In a lesson for Registry Operators everywhere, it appears the .me ccTLD suffered a significant incident in late March that could be described as an embarrassingly serious DNSSEC failure that could have escalated to catastrophic failure with the potential to disrupt all domain names in the zone file.
So what happened? Domain names in the .ME zone are signed with Domain Name System Security Extensions (DNSSEC). In DNSSEC signed TLDs, when an internet user attempts to contact one of the TLDâs domain names, such as through visiting a website, a request is sent to the zone-file to check if the domain name is authentic. DNSSEC works as a mechanism by which users can validate the data they receive from Authoritative DNS servers has not been altered between the server and themselves, known as a Man in the middle (MITM) attack.
In the case of the .ME failure, the requests could not be verified as the zone file signatures â which have a finite life â that were to be checked had expired with expiry dates listed as 20 March or earlier. This should never happen, but it did because the software responsible for communicating between the zone signing keys (ZSK) and the key signing keys (KSK) failed. It appears the ZSK and KSK which are meant to communicate with each other to regenerate signatures did not, and the software responsible for regenerating these signatures should have tried to have done so several days before. In short, the fact that the signatures didnât regenerate in time indicates a significant technical failure at the Registry.
The result was many .ME domain names would have been inaccessible for several days. Websites that werenât cached would have been unreachable, and email is likely to have been disrupted. For popular websites, content would have been cached but not able to be updated. In the world of Registry operations, this is an unacceptable impact to end users.
We don’t know why signatures weren’t refreshed, but we do know that it applied to both the KSK and ZSK, which suggests a system failure, not a one-off procedural failure. Itâs also is likely that this failure would have occurred many days prior to its discovery and remediation. (If you are technically inclined you can review the incident in greater detail at DNSViz.net.
The outage might have been a key-roll gone bad. The ZSK listed in the screen capture taken during the failure is different to the ZSK used in nic.me today. So the key has certainly been rolled since the incident. The Hardware Security Module (HSM) used for the .ME ccTLD is incredibly quirky, so maybe they lost access to the private key? Maybe re-signing required manual intervention? Without access to the incident report, and in the absence of any official communications, it is hard to understand why it took the Registry so long to detect the issue and identify and remedy the root cause.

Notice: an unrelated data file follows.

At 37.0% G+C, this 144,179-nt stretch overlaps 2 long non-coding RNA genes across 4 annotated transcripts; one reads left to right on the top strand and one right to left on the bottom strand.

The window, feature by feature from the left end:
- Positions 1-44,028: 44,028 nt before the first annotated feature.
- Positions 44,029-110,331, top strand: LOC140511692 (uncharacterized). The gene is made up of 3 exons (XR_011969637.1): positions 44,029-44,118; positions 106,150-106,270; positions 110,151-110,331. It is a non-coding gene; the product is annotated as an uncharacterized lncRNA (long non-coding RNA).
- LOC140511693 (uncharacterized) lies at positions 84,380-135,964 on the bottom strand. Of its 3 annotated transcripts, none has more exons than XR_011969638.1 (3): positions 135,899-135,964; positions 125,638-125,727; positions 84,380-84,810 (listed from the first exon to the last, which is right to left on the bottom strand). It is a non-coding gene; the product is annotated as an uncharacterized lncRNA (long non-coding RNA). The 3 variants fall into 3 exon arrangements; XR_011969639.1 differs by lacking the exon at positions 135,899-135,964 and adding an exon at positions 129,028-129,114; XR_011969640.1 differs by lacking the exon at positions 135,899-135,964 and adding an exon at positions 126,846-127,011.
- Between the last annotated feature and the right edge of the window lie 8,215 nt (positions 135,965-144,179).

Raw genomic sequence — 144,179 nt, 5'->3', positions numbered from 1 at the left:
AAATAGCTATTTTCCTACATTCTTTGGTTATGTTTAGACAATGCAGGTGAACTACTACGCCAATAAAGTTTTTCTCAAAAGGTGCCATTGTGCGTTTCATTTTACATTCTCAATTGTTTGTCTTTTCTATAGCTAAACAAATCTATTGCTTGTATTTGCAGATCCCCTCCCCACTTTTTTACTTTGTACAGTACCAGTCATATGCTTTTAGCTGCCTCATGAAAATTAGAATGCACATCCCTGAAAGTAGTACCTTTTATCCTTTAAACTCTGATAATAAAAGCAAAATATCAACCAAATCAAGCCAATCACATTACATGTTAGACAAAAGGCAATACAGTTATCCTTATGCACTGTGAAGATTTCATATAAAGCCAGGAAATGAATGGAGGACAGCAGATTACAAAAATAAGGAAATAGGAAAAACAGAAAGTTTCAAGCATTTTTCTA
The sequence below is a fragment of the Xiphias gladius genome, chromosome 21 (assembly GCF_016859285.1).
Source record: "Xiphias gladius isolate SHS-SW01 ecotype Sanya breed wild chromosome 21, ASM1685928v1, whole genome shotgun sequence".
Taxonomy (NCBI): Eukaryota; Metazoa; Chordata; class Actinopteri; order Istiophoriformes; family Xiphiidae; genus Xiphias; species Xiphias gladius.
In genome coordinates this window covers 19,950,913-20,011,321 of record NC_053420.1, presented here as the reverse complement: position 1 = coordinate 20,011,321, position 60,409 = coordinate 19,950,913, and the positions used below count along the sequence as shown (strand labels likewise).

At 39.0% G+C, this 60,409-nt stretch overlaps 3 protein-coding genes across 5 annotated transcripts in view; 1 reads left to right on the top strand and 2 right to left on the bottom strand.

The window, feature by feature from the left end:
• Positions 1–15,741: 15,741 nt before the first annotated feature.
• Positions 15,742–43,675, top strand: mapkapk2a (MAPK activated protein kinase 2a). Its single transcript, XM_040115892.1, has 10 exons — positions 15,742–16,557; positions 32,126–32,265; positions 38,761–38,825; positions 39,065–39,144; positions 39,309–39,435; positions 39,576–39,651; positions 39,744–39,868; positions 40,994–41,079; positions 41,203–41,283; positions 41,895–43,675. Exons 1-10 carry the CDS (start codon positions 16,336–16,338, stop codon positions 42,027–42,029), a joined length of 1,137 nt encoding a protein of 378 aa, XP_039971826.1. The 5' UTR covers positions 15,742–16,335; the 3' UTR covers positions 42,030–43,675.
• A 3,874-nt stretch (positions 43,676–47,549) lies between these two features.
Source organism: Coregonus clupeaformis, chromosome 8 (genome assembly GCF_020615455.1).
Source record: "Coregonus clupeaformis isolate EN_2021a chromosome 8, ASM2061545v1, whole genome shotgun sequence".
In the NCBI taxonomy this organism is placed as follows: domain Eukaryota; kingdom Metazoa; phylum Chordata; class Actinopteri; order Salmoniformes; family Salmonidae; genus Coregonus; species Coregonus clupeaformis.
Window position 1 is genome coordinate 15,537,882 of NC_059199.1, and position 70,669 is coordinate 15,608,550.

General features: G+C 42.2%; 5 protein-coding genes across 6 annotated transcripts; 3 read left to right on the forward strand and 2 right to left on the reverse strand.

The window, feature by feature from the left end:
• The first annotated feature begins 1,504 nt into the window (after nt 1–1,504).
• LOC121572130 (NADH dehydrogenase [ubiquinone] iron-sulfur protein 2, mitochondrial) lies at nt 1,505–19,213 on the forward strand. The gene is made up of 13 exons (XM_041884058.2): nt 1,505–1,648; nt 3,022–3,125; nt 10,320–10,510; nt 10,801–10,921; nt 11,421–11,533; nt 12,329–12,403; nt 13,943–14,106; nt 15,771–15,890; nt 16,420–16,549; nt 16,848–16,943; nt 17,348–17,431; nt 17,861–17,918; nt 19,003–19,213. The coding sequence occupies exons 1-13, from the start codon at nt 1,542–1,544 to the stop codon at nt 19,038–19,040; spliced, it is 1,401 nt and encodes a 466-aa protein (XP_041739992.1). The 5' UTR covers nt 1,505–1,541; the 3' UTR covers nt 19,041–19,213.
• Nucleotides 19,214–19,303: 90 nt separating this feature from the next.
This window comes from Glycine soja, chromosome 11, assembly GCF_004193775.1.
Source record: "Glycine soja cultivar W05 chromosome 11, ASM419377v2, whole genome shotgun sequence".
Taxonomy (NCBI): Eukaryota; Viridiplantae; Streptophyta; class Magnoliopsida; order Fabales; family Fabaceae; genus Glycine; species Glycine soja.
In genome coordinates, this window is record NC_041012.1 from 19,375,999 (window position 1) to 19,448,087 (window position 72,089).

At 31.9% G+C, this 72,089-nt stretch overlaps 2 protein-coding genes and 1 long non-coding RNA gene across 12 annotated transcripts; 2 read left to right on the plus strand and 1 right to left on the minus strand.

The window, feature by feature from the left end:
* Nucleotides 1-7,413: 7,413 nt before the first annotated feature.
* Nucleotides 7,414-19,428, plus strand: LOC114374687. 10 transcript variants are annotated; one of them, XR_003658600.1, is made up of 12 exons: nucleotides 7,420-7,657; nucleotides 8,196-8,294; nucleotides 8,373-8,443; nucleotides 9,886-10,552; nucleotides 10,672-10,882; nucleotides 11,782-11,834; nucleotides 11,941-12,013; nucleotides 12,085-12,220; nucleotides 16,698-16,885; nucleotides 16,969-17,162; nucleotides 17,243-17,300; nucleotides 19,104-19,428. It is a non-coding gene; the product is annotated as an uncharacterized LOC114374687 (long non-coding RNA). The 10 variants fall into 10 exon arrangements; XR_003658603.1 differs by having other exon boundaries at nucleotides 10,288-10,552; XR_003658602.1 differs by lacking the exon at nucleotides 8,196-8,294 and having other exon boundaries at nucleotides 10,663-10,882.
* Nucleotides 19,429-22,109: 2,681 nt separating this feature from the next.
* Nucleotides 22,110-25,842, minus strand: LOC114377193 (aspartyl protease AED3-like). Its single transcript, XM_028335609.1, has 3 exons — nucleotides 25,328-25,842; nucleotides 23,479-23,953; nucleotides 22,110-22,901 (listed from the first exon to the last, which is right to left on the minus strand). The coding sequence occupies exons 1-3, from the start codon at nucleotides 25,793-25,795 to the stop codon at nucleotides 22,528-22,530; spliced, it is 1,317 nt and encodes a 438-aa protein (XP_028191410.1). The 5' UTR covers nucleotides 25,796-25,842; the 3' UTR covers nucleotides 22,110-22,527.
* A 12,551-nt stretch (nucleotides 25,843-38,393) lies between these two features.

When there are significant security incidents, itâs becoming an imperative to report such incidents. Governments are often mandating such transparency, and frankly, end-users deserve accountability. So, the question is should the domain name industry be open and report such incidents as we all strive for continual improvement and to support the advancement of internet services? The domain name industry is unique in that it operates a multi-stakeholder model for governance, sharing such information would assist other Registry Operators and backend providers to improve and learn from the mistakes of others.
With the past two industry security incidents, the Afilias Registrar Credentials incident of December 2017 that was grudgingly reported after complaints from Registrars, and the .io ccTLD Registry breach in July of 2017, a hack that was luckily self-declared by Matthew Bryant, sadly, it seems increasingly that some operators in the industry prefer to keep things quiet and hope nobody notices.
Comment was sought from doMEn Ltd but wasn’t available at the time of publication. This article will be updated when comment is available.